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Serving: IA

Farmland values, cash rents surge in 2022

Jennifer Carrico Corn stalks and farmland
SURGE: The value of farmland, as well as cash rent, has seen a large increase in 2022.
Farmers will need solid crop and livestock earnings into next year for 2023 farmland values and cash rents to possibly match 2022 gains.

For a decade, low mortgage rates and surging house values made homebuying an outstanding investment. From July 2021 to July 2022, house prices in Iowa rose 10.4%. But houses have nothing on skyrocketing cropland prices. From 2021 to 2022, Iowa cropland surged 19.7%, from $7,810 per acre in 2021 to $9,350 per acre in 2022.

The $9,350-per-acre average is a record for Iowa. That’s based on survey data gathered by USDA’s National Agricultural Statistics Service. The 19.7% bump for 2022 is the highest annual jump in Iowa cropland value in USDA’s survey since 2011 and 2012.

Iowa’s pasture value in 2022 averaged $3,300 per acre, up 9.3% from 2021. The $3,300-per-acre value was slightly below the record 2014 value of $3,330 per acre. Over time, pasture values tend to follow cattle and corn prices.

Comparison to 2011 surge

In 2011 the U.S. economy was growing. Gross domestic product rose 3.7% for the year. This compared to an annual growth rate of 2% for 2008, −2% for 2009, 3.9% for 2010 and 4.2% for 2012. The consumer price index during 2011 climbed 3.2%. The unemployment rate leveled off during the year and declined as the year ended. The value of agricultural sector production climbed from $344.1 billion in 2010 to $410 billion in 2011, up 19.1%, compared to an 11.5% rise for manufacturing.

The 2022 general economy is more anemic. Inflation is around 8.5%, which could buoy land values. Potential for a steeper economic slowdown could dampen interest in buying land. Rising interest rates and any slippage in net farm income could erode farmers’ ability to service land debt.

Net farm income measures profitability. NFI accounts for the return to farm operators for their labor, management and capital after total production expenses have been paid. In 2011, NFI was up 47.3% from 2010 according to USDA’s Economic Research Service. Looking back from today, 2011 had the third highest inflation-adjusted value of net farm income since 1973. Only 2013 and 2021 were higher.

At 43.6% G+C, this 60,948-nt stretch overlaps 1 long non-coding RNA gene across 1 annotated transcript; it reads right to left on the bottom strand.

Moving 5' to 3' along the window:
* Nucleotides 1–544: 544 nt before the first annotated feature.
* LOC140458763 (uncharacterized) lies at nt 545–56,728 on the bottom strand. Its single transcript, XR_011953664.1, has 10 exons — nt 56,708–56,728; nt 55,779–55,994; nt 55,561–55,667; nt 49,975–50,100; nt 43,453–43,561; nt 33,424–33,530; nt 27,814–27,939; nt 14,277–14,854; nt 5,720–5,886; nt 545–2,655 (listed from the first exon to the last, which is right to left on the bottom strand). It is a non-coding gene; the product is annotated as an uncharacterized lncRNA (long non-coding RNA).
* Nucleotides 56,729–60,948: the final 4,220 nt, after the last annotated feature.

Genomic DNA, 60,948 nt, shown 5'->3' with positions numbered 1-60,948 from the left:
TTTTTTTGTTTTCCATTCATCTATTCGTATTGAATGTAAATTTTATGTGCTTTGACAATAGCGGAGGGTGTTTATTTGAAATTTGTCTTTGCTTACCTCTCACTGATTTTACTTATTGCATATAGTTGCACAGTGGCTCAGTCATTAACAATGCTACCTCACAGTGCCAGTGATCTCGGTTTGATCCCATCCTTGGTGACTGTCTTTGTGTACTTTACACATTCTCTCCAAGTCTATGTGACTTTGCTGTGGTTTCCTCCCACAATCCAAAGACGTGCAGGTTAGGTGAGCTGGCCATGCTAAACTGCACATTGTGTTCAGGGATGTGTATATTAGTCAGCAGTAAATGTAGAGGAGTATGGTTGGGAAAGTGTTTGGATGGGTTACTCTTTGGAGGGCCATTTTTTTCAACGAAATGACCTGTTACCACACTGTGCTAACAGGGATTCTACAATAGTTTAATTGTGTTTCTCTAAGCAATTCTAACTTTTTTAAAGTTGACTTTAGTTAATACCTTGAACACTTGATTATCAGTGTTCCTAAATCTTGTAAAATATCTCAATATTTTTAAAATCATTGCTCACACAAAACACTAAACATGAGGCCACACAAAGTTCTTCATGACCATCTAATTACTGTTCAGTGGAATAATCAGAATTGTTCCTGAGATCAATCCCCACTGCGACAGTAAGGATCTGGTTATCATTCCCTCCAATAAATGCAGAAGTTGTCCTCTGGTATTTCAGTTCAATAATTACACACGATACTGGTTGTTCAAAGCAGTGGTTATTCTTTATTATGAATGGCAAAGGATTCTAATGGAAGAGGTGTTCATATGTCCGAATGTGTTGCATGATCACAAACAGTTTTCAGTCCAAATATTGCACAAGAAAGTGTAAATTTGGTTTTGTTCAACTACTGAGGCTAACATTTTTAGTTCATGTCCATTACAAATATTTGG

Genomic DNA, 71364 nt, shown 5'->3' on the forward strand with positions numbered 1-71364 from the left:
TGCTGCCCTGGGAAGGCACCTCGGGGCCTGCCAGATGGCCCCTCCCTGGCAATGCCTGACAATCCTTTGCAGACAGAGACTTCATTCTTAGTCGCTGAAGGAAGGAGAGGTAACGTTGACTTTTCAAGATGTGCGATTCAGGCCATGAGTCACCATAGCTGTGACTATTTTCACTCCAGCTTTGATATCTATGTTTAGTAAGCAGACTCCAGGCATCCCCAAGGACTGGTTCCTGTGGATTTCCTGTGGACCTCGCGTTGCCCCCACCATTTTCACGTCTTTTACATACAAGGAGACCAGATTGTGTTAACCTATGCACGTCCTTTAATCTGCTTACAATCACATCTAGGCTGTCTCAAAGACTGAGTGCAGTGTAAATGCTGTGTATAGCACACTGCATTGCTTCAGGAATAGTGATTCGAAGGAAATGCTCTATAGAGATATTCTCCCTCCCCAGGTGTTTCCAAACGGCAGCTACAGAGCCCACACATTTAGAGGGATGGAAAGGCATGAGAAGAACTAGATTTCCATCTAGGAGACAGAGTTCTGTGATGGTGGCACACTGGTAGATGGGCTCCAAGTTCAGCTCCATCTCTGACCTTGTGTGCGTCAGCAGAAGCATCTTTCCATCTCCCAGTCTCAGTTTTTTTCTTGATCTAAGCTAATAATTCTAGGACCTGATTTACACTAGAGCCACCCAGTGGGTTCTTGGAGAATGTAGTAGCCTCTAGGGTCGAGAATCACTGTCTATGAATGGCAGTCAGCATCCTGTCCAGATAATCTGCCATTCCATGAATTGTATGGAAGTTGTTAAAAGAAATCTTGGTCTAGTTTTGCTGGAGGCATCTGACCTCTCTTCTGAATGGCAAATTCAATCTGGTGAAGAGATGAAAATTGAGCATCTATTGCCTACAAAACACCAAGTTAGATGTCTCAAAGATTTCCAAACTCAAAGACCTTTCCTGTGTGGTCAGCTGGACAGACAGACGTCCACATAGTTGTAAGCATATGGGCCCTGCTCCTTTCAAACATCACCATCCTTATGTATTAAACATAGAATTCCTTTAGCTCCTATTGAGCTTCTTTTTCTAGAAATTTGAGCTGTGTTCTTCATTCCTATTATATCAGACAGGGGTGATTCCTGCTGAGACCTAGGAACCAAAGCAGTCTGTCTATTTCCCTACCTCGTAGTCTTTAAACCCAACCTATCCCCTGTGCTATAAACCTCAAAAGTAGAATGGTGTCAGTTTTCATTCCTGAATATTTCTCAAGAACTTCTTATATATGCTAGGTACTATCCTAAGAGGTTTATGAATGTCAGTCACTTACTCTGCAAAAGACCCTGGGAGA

In nominal terms, 2022 NFI is forecasted to be record-high. But after adjusting for inflation, NFI is forecasted to be similar to 2011.

Cash rents climb higher

In August, NASS released results of its annual cash-rent survey. The results provide state and county estimates of cash rent paid for irrigated cropland, nonirrigated cropland and pasture. NASS excludes land rented for a share of the crop, on a fee per head, per pound of gain, by animal unit month, rented free of charge, or land that includes buildings such as barns from survey results.

Non-irrigated cropland cash rent averaged $256 per acre in Iowa during 2022, $23 per acre, or 9.9% higher than in 2021. This average cash rent was still lower than the 2014 record of $260 per acre. Grundy County Iowa had the highest 2022 cash rent for nonirrigated cropland at $304 per acre, followed by Sioux County at $295 per acre. Ida, Black Hawk and Bremer rounded out the top five counties. Davis County, at $154 per acre, had the lowest average cash rent for nonirrigated cropland.

Recognize that soil quality, field size, topography, drainage, existing relationships between parties, demand for nutrient management purposes and other factors can result in cash rental rates ranging widely, even within a county.

In 2022, Iowa pasture cash rent averaged $59.50 per acre. This was $1.50 per acre, or 2.6%, above 2021 and a record-high. Sioux County had the highest published pasture cash rent at $83 per acre, followed by Page and Shelby counties at $81 per acre. Louisa County had the lowest pasture cash rent at $28 per acre.